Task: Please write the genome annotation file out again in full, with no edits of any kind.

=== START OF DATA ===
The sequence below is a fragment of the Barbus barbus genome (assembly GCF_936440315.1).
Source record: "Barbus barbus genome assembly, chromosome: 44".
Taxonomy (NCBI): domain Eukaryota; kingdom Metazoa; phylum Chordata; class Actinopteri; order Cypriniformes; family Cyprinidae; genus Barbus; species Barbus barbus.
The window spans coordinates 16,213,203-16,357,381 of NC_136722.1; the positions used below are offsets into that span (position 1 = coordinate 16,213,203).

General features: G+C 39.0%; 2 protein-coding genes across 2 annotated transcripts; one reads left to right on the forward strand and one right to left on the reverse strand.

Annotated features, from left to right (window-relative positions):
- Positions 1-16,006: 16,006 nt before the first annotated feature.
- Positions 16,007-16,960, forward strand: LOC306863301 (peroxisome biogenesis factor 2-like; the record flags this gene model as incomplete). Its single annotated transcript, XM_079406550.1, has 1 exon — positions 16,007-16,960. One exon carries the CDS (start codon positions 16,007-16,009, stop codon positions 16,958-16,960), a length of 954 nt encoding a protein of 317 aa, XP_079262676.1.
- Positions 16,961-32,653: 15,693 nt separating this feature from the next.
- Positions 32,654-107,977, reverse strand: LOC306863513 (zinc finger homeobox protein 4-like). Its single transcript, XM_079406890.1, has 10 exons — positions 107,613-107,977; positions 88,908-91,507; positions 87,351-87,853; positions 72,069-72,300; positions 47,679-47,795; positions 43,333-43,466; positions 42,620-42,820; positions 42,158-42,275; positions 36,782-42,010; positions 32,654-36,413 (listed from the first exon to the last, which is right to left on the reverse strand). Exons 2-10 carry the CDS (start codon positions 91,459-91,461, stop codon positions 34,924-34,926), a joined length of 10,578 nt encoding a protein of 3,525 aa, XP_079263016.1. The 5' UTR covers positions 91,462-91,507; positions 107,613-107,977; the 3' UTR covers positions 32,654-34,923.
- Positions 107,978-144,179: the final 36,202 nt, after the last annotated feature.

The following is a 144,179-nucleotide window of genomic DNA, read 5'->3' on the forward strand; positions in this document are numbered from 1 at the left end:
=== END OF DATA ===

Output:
The sequence below is a fragment of the Barbus barbus genome (assembly GCF_936440315.1).
Source record: "Barbus barbus genome assembly, chromosome: 44".
Taxonomy (NCBI): domain Eukaryota; kingdom Metazoa; phylum Chordata; class Actinopteri; order Cypriniformes; family Cyprinidae; genus Barbus; species Barbus barbus.
The window spans coordinates 16,213,203-16,357,381 of NC_136722.1; the positions used below are offsets into that span (position 1 = coordinate 16,213,203).

General features: G+C 39.0%; 2 protein-coding genes across 2 annotated transcripts; one reads left to right on the forward strand and one right to left on the reverse strand.

Annotated features, from left to right (window-relative positions):
- Positions 1-16,006: 16,006 nt before the first annotated feature.
- Positions 16,007-16,960, forward strand: LOC306863301 (peroxisome biogenesis factor 2-like; the record flags this gene model as incomplete). Its single annotated transcript, XM_079406550.1, has 1 exon — positions 16,007-16,960. One exon carries the CDS (start codon positions 16,007-16,009, stop codon positions 16,958-16,960), a length of 954 nt encoding a protein of 317 aa, XP_079262676.1.
- Positions 16,961-32,653: 15,693 nt separating this feature from the next.
- Positions 32,654-107,977, reverse strand: LOC306863513 (zinc finger homeobox protein 4-like). Its single transcript, XM_079406890.1, has 10 exons — positions 107,613-107,977; positions 88,908-91,507; positions 87,351-87,853; positions 72,069-72,300; positions 47,679-47,795; positions 43,333-43,466; positions 42,620-42,820; positions 42,158-42,275; positions 36,782-42,010; positions 32,654-36,413 (listed from the first exon to the last, which is right to left on the reverse strand). Exons 2-10 carry the CDS (start codon positions 91,459-91,461, stop codon positions 34,924-34,926), a joined length of 10,578 nt encoding a protein of 3,525 aa, XP_079263016.1. The 5' UTR covers positions 91,462-91,507; positions 107,613-107,977; the 3' UTR covers positions 32,654-34,923.
- Positions 107,978-144,179: the final 36,202 nt, after the last annotated feature.

The following is a 144,179-nucleotide window of genomic DNA, read 5'->3' on the forward strand; positions in this document are numbered from 1 at the left end: